I’m on the phone a lot – daily (so glad the days of “minute limits” on cell phones are gone now). Over the last few weeks I’ve had conversations with a few individuals each beginning the route of the startup business. After finishing these discussions, I realized there were only a handful of themes in all the conversations.
“What do you do for banking? How do you manage the books? Should this person be an employee versus a contractor?”
If you haven’t owned a company before (or in a high level of management) then you can easily get overwhelmed by the options you have actually running your business. Here are the highlights so you can hit the ground running.
For keeping track of your income, expenses, reconciling your bank accounts, knowing what clients haven’t paid in over a month, creating 1099s and W2s for contractors/employees it is fantastic. When it comes time to payroll and direct deposit your team members, it even does that. It makes accounting super-simple and your accountant will be very happy you chose a product that he or she already knows how to use. We use it to setup recurring invoices for clients, make sure our people get paid on time as well as generate reports on how well the company is doing from a profitability standpoint.
A quick note on QuickBooks and Banking
QuickBooks allows you to migrate all of your bank accounts and credit cards into their system so you can categorize everything that comes into (and out of) your business. I have found that a lot of small, local banks do not have great QuickBooks connectivity and thus make accounting much more difficult. Personally, I would suggest banking with a larger bank in your area so you can reap the benefits of “accounting made easy.” If I had to manually reconcile all my expenses (and income) from our different accounts, it would take away from the time I have to give to our clients during the week – and that’s not time I can get back.
Employee or Contractor?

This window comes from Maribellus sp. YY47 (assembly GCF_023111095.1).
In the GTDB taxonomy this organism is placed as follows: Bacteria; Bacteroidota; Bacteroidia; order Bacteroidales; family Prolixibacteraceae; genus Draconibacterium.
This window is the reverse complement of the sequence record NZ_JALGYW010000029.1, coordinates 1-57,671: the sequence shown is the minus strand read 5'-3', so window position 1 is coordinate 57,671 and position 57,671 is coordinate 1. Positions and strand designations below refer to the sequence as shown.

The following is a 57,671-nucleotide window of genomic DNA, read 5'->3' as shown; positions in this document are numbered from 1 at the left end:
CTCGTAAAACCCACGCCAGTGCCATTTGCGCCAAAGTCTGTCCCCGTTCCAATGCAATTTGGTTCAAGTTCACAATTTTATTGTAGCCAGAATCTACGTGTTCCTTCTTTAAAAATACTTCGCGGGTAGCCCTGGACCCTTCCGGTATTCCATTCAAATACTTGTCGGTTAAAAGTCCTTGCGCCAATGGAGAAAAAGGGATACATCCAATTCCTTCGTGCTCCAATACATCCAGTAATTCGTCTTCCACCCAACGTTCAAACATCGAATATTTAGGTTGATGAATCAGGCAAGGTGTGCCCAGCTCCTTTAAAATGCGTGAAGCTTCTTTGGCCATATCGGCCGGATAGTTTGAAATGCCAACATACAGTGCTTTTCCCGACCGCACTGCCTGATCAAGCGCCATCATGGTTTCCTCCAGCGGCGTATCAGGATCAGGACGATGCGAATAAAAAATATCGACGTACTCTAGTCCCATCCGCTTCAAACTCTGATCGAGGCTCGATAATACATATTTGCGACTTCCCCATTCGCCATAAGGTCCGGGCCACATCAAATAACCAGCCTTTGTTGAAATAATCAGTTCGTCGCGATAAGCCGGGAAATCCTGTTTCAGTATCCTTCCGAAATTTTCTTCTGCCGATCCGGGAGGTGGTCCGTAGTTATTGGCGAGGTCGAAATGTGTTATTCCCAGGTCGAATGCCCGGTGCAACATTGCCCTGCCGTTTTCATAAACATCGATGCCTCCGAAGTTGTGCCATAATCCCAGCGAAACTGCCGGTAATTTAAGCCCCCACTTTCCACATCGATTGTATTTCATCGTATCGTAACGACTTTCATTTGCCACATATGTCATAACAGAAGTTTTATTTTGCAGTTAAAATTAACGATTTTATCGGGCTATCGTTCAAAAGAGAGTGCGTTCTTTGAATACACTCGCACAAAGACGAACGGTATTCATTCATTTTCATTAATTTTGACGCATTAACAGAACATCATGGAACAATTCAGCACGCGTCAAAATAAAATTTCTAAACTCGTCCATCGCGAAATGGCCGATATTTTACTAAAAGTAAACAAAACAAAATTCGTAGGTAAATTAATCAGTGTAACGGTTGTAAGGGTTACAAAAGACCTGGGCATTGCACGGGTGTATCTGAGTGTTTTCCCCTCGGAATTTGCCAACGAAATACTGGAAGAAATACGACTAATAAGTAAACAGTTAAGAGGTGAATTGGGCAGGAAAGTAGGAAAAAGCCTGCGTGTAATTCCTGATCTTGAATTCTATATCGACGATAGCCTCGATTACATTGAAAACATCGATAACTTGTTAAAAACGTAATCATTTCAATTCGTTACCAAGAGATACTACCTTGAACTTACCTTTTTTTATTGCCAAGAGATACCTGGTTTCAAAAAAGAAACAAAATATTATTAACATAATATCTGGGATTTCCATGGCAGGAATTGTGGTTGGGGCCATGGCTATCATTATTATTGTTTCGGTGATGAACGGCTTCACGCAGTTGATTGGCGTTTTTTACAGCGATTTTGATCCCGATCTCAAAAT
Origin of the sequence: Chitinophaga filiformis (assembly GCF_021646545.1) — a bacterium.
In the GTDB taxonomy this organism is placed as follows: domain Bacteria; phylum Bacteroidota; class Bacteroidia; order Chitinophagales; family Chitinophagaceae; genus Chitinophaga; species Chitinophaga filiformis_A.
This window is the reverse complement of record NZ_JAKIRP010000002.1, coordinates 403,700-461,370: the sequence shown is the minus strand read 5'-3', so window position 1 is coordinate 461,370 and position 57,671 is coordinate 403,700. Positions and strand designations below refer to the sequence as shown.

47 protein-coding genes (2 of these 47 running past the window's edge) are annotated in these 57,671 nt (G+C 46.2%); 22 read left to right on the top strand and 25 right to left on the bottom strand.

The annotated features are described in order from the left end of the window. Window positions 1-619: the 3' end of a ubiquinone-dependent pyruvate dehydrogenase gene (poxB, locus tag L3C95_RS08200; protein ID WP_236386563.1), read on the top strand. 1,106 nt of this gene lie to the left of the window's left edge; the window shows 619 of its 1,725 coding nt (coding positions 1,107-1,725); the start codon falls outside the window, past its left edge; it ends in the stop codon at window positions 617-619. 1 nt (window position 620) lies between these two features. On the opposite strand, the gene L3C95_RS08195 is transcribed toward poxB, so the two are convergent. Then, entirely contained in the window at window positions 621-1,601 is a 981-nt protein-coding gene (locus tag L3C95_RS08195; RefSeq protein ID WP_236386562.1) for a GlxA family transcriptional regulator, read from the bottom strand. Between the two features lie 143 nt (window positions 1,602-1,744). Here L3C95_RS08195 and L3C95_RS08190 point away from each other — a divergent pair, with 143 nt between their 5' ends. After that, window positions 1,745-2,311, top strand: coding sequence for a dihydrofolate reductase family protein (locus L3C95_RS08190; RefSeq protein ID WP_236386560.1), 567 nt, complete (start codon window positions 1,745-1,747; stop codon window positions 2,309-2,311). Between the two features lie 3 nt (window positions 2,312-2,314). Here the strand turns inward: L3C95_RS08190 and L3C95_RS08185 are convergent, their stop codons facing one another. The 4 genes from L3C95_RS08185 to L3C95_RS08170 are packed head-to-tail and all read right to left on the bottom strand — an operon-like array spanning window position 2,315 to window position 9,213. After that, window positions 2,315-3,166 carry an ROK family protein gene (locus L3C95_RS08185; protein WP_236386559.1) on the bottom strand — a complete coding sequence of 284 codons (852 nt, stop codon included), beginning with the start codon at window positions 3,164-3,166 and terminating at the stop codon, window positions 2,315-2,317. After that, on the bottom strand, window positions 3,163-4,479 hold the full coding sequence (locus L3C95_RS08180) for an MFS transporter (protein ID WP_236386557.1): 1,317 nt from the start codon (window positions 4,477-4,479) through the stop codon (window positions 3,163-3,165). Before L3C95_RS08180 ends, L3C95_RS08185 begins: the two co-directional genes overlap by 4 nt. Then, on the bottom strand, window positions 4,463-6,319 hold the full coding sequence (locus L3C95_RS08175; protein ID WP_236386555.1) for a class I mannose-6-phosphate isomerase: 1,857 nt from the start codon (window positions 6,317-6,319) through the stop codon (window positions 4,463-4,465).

The IRS has a detailed set of rules that defines who is a contractor versus who is an employee. The three basic rules are:
- Behavioral: Are you controlling when and how this person is doing the job?
- Financial: Are you reimbursing their expenses? Do you provide the tools necessary to complete the job?
- Type: Does the work the person is doing perform a critical role in the business? Does the get benefits?
What it mainly boils down to is understanding and documenting the reasons for/against employee/contractor. There isn’t a “certain number” of items you have to check off a list to make a person an employee (or a contractor). Just make sure you take into account everything the IRS tells you to do and make your determination logically.
During the beginning phases cash on hand is typically a bit tight. However, there might be that one person who you just have to have on your team in order to make it a success. You might not have the cash on hand to guarantee a market-rate salary, but if this person is in a position to effect your revenue stream, you might want to consider a simple bonus structure in connection with a lower-than-market salary offer.
First, find out where you want your business’s overall profitability percentage to be. Let’s say that number is 35%. If the work this employee touches over each 6 month period is at a 35% profit margin, give out a small bonus. Do a tiered bonus structure (increasing bonuses for higher profit margins) so the person has the drive to help make the company as profitable as possible.
If you are going to run a business you have to have (at minimum) a simple but solid online presence. People need to be able to verify you actually exist and the first way people typically do that is through a quick Google search. If you can’t be found online, you may not actually exist; in the sense of Google-credibility. If you don’t know where to even start with your website, make sure you budget out some money to get something online before you start passing out business cards.
I admit, I too have been caught in that “oh my gosh, what is going on” moment. When there are so many moving pieces and things … just feel too much. Stop yourself. Give yourself a minute. Boil things down to your basic priorities. These are the 4 things I’ve found (and discovered personally) are essential for getting the operations of your small business running. Whew… just breath. You got this.